Amidst all the glitter and glamour of Rajasthan’s historical heritage, gota patti, a type of appliqué-embroidery, is uniquely prestigious. Gota has captured in its weave the fantasy of the times. Also called ‘Lappe ka kaam’ or work of appliqué, it came to be the ever-present accessory of every royal garment. Travelling from the markets of Surat, Gujarat to Ajmer, Rajasthan where they were originally manufactured, Jaipur is now the city of where gota patti work is done. Approximately 50,000 to 60,000 men work on gota, in the town of Naila.
Jaipur immediately conjures up images of Maharajas and Mahals. Gota patti would adorn the royalty of Jaipur. The woven gold cloth is placed onto silk or satin to create different surface textures, often complemented by ‘kinari’ or edging border decoration. Coloured silk would be engulfed in shapes of wildlife and nature on gold cloth encased in wires of silver and gold. The overall effect was one of enamelling similar to meenakari jewellery.
The technique travelled to remote areas of Rajasthan. Women adorned tie and dyed dupattas with trims of gotta. The strips were arranged in a way that when the dupatta was draped over the head, the border would fall to become visible.
Originally, real gold and silver was used to decorate clothes of silk. Due to its unavailability and high cost, today synthetic fibres are used in its place. It is metalized and coated with gold or silver according to its design. The production of placing gota patti work onto fabric begins with ‘chapaayi’. This is the process of printing the pattern of the desired design onto the base fabric. The base fabrics range from tie-dyed gorgette silk, pastel chiffons and crepe as commonly used materials. ‘Khaat’ or a wooden frame is set up to which the fabric is tied using thick cords. Then, tracing paper with perforated pattern is placed on top and rubbed with chalk powder to print the outline of the design on to the fabric.
The gota comes in rolls of ribbon which is then cut out into shapes of flowers, leaves and birds. More recently, adhesive is used to paste the cut out gota onto the fabric before sewing whereas previously, the gota was sewn straight on with a running stitch. This change in process helps production to flow much faster. After the Gota work has been complete, patti or the trim is incorporated in the tapestry. Patti pertains to the leaf shapes that are generally used for the embroidery. This process is called ‘takaayi’, cutting and folding tapes of patti into basic rhomboid units form elaborate motifs of geometric patterns. A wide variety of threads like cotton, silk, metal etc. are used to create outlines of these shapes, adding a dash of colour and enhancing their beauty.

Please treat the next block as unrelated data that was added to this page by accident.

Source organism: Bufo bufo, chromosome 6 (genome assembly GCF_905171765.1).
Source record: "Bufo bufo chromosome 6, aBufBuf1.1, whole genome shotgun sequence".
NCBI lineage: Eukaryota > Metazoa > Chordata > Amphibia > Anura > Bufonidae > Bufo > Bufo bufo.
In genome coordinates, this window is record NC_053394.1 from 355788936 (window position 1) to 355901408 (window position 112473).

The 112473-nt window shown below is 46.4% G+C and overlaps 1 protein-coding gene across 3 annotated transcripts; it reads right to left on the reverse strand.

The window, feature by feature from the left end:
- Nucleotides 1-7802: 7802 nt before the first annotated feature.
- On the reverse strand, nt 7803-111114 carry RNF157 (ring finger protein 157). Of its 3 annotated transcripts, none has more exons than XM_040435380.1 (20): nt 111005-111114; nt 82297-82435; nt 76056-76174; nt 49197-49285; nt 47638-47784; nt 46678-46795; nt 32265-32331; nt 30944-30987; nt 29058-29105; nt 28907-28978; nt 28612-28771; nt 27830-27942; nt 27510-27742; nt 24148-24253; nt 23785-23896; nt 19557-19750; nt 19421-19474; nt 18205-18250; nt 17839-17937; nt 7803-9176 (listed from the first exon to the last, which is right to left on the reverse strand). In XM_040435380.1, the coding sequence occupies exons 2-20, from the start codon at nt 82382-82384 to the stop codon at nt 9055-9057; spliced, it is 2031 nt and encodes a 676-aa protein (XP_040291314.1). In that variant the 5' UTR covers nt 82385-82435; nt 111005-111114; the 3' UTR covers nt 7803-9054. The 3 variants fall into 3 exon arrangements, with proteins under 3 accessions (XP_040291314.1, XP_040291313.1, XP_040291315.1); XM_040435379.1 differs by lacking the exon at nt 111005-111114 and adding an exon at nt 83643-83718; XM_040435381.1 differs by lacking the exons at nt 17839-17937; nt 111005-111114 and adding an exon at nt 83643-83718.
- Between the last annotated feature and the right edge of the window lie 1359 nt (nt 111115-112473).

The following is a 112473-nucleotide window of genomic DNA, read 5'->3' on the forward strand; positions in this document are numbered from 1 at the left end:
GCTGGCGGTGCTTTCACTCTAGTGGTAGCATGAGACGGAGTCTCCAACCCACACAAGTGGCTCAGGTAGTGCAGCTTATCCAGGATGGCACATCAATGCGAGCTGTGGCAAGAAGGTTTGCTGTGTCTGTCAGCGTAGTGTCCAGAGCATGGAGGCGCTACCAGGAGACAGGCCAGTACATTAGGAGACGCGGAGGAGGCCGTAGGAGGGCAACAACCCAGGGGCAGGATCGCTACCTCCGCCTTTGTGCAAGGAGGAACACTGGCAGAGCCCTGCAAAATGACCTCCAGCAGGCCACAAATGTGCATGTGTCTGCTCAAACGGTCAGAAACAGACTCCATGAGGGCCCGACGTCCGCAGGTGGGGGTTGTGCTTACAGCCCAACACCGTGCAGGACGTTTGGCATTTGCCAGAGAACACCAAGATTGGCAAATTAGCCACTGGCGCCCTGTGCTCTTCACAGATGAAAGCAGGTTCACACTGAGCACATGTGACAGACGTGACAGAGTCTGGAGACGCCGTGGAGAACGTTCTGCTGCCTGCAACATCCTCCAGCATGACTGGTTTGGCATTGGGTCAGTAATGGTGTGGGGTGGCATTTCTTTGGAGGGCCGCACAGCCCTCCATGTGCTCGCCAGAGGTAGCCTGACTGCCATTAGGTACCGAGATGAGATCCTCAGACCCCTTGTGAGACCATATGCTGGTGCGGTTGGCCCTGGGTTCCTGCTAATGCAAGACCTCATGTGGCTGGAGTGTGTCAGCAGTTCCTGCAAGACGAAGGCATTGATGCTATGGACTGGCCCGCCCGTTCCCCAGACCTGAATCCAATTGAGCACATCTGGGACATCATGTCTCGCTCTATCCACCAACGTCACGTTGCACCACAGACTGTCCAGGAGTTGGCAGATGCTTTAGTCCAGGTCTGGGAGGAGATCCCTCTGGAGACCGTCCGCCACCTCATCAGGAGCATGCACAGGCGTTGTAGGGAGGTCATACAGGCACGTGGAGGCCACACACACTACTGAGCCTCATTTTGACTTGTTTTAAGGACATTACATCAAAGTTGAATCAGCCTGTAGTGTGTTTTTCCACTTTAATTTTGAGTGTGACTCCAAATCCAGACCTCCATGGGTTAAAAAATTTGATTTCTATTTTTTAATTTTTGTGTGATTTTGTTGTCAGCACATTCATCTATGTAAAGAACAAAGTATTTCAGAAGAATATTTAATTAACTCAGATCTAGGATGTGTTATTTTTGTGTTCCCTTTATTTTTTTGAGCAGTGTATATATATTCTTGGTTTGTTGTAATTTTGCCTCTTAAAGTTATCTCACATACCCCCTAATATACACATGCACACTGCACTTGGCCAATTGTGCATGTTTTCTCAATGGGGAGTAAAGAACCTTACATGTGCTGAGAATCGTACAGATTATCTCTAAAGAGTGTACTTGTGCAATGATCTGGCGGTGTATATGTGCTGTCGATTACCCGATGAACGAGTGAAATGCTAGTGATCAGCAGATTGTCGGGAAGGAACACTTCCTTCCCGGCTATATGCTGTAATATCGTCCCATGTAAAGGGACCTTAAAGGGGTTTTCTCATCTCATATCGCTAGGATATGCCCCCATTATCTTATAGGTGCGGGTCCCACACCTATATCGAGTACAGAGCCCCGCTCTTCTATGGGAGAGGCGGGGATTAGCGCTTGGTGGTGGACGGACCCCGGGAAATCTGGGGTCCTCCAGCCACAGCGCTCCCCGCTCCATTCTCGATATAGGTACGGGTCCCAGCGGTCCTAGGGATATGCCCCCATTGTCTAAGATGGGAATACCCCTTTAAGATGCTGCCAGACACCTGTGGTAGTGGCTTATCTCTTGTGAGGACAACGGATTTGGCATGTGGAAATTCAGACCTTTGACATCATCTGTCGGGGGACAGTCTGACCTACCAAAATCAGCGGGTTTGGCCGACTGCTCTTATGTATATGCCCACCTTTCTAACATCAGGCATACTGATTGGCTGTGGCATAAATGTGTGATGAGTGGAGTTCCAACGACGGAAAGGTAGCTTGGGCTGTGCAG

The final stage, ‘silaayi,’ is the tailoring of the fabric into a finished garment. Details of ‘latkan’ or dangling charms, buttons and borders enhance the garment. Although it may seem that the intricate embellishments would make the outfit very heavy to wear, the contrary is true, in some part because of the base fabrics. Chiffon, georgette and satin are the standard fabrics used and prevent the clothing from becoming burdensome to wear.
In more recent years, there is a greater concentration of using gota along with other embroidery techniques. There are newer designs, mostly floral that are in vogue. The gota are cut out into finer shapes and the designs include a lot more detail of beading, sequins and semi- precious stones. The gota patti lends its glorious and surreal designs to colourful lehenga cholis, kurtas, sarees and dupattas. Gota patti embroidery has been popular since the Mughal period and has also been used as a common form of embellishment for bed spreads, bags and household upholstery. However, the traditional tie-dye red and yellow dupattas that once adorned the women in rural Rajasthan, draped with bright gota floral motifs have become a rarity.
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